Regen Notes 4

Welcome to Regen Notes issue 4, a fortnightly newsletter of regenerative news, stories and more with a sideways focus on the built environment, curated by Martin Brown. Read more from this newsletter and subscribe to get Regen Notes to your inbox here


The Economics of Biodiversity: The Dasgupta Review, continues to get a lot of climate press coverage, but not that I have noticed within the built environment sector. As noted in RegenNotes 3, central to the Review, and to progress towards an economy that addresses the natural ecology is the inclusion of ecology as a core educational subject.

The UK is to set up green finance hubs in Leeds and London, as part of efforts to encourage lenders and insurers to invest in renewable energy and sustainable industry. Its mission will be to provide data and analytics to financial institutions to support their investment decisions. 

“Who would listen to Bill Gates, billionaire, on how to save the planet,” asks Bill Gates. His new book ‘How To Avoid A Climate Disaster’ is receiving a lot of media coverage. Gates focuses on two numbers 51billion and Zero. 51bn being the amount of co2 emitted annually and 0 the number we need to get to by 2050. Worth checking out is his interesting view on what he calls “the juggernaut of emissions generated by the global construction cement and steel industries” 

On which CNBC reported this week: “Cement giant turn to green hydrogen and carbon capture in efforts to curb emissions” A subsidiary of multinational building materials firm HeidelbergCement is working with researchers from Swansea University to install and operate a green hydrogen fuelled concrete production demonstration unit at a site in the UK.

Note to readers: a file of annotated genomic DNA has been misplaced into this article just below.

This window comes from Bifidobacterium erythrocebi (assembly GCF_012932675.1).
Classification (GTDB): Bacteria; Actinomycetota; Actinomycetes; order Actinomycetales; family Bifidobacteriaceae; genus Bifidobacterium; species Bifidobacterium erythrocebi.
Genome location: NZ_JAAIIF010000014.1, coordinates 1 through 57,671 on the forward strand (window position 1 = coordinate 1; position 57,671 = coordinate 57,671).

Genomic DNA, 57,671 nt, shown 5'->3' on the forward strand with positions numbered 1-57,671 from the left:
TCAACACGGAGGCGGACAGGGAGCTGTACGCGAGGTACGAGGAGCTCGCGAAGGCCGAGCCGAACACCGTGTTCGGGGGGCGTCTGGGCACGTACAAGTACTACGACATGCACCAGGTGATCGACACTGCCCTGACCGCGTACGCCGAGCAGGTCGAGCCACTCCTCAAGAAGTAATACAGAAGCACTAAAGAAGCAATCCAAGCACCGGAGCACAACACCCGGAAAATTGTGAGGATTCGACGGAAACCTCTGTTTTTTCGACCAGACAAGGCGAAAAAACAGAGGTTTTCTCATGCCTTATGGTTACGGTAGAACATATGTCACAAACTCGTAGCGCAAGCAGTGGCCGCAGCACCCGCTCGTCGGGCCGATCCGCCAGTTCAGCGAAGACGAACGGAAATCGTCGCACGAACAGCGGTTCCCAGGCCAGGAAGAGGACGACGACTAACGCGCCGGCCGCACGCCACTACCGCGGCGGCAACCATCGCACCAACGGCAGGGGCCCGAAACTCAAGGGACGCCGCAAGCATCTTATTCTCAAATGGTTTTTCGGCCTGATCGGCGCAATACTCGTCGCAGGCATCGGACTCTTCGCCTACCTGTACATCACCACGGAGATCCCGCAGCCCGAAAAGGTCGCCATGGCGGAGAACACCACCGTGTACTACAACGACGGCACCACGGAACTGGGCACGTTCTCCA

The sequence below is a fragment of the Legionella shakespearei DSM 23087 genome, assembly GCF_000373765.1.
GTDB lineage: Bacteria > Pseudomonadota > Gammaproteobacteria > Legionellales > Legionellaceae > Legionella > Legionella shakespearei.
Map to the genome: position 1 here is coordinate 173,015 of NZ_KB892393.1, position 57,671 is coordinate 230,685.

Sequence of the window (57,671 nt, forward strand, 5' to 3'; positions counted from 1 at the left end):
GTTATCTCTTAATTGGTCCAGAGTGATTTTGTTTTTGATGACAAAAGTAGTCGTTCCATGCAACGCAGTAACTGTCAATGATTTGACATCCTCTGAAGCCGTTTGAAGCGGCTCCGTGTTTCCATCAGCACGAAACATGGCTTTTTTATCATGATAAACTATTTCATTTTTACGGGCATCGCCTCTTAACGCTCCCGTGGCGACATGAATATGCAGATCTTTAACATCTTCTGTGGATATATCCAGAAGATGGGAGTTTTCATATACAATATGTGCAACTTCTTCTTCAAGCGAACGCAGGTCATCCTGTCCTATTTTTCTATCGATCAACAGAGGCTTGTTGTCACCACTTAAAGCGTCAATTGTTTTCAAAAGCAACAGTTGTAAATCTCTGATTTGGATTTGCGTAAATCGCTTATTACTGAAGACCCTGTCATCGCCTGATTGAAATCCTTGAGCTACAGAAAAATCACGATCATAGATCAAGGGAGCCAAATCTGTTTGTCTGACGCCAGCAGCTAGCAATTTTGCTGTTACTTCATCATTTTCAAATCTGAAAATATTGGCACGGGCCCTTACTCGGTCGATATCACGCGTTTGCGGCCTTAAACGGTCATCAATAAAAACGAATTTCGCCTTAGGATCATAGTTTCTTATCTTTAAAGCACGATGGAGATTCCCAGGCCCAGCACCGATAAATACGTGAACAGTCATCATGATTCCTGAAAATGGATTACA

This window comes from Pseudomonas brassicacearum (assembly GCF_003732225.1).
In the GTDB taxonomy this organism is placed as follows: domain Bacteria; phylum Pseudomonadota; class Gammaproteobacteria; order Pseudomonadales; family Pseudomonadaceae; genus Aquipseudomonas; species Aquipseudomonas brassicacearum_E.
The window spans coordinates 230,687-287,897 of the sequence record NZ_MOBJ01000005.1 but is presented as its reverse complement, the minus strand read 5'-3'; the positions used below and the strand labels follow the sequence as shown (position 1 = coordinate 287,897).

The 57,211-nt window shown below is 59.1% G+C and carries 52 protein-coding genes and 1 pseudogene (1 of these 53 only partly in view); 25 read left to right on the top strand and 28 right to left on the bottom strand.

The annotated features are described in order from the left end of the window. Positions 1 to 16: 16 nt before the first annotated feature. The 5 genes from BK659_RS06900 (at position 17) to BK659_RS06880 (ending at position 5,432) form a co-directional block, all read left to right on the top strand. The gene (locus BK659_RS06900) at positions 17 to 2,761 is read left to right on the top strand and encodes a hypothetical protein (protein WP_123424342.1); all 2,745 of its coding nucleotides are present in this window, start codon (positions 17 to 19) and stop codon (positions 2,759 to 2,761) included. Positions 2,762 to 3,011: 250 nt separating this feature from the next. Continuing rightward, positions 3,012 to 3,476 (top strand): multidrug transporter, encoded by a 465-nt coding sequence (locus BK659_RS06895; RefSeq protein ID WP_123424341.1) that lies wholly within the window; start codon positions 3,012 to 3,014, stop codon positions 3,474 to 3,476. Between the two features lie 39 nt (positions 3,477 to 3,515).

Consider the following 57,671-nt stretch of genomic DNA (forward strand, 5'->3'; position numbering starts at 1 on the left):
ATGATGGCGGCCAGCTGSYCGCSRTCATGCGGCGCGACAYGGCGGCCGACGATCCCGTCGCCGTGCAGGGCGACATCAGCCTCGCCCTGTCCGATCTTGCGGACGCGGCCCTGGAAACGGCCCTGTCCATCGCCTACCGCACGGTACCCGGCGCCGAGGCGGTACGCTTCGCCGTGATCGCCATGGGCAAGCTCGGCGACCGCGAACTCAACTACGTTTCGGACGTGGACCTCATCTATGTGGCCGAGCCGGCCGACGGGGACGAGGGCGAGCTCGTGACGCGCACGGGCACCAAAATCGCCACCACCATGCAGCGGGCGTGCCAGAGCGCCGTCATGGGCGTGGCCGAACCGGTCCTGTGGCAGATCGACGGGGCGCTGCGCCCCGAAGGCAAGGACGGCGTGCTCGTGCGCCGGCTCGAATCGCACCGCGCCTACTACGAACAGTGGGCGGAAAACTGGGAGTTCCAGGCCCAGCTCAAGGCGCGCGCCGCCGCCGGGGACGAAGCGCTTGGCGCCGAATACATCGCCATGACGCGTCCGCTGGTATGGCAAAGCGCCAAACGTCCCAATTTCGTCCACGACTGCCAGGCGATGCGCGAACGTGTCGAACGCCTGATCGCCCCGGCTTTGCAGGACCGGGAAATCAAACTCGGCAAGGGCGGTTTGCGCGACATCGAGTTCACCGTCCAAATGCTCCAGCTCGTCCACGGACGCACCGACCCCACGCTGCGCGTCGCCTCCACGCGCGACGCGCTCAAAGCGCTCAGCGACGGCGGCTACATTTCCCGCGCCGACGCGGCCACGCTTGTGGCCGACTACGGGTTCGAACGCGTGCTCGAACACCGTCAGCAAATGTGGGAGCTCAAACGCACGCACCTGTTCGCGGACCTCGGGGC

An emerging and important approach to reconnection with nature is in granting natural features legal status. Amidst the US November 2020 elections, legal rights were granted to the Little Wekiva River, Orange County, Florida as having a “right to exist, flow, to be protected against pollution, and to maintain a healthy ecosystem.” 

This was an approach that I raised for discussion on a recent workshop session for the ‘“Symbiotisch Bouwen” in the Netherlands. (Whose aim is to demonstrate the application of symbiotic construction by designing and building an innovation pavilion at Kloosters). A question raised was that If nature is seen to be a stakeholder to projects, with legal status, how would Nature be represented, and who will represent, around the briefing, design, construction planning tables?

This approach popped up on the wonderful BBC OutofDoors programme/podcast in a conversation with Allison Phillips UNESCO Chair of Integration at Glasgow University. Allison started the interview with her mihi, (a Maori greeting, introducing yourself through connectivity with land, culture, ancestry and arrival) and explores how Maori land stewardship in New Zealand, led to the recognition of land having a legal personality, where respect for the land as a living growing entity should be taken into account. Although broadcast at 6:30am on Saturday mornings, OutOfDoors is a real early morning treat, it is available through podcasts. 

One successful organisation addressing the importance of nature within economics is Ecosia. “Planting forests, one search at a time”, Ecosia is a non-profit organisation that funnels any revenue that isn’t needed to cover its overheads, tax and marketing efforts towards tree planting initiatives. The company founded on green principles is responsible for less than 1% of search worldwide, compared to the whopping 91.39% market share held by Google. 

However … the company has planted almost 120 million trees to date, across 9,000 planting sites worldwide. One tree is planted for roughly every 45 searches made via Ecosia, at a current rate of 1.3 trees per second, suggesting five million searches are carried out every day using the service. 


The question remains how built environment economics will address and move to a regenerative economy, one that takes an “ecological world view in which nature is the model.” How will accountant and surveyor and educational institutions, courses and practices move to embrace a regenerative economic approach?

Many organisations and institutes have now declared climate and ecological emergencies, but as Scott Macaulay pointed out on Zoom Regen 26, emergencies don’t wait for the typical 3 or 5-year academic cycles – or for that matter the 3 or 5-year business planning cycles – they require immediate action. 

Scott also illustrated how poorly we understand climate and carbon – not surprising as we have a number of different labels, each with differing descriptions for carbon reduction, carbon neutral, carbon positive and negative and so on.

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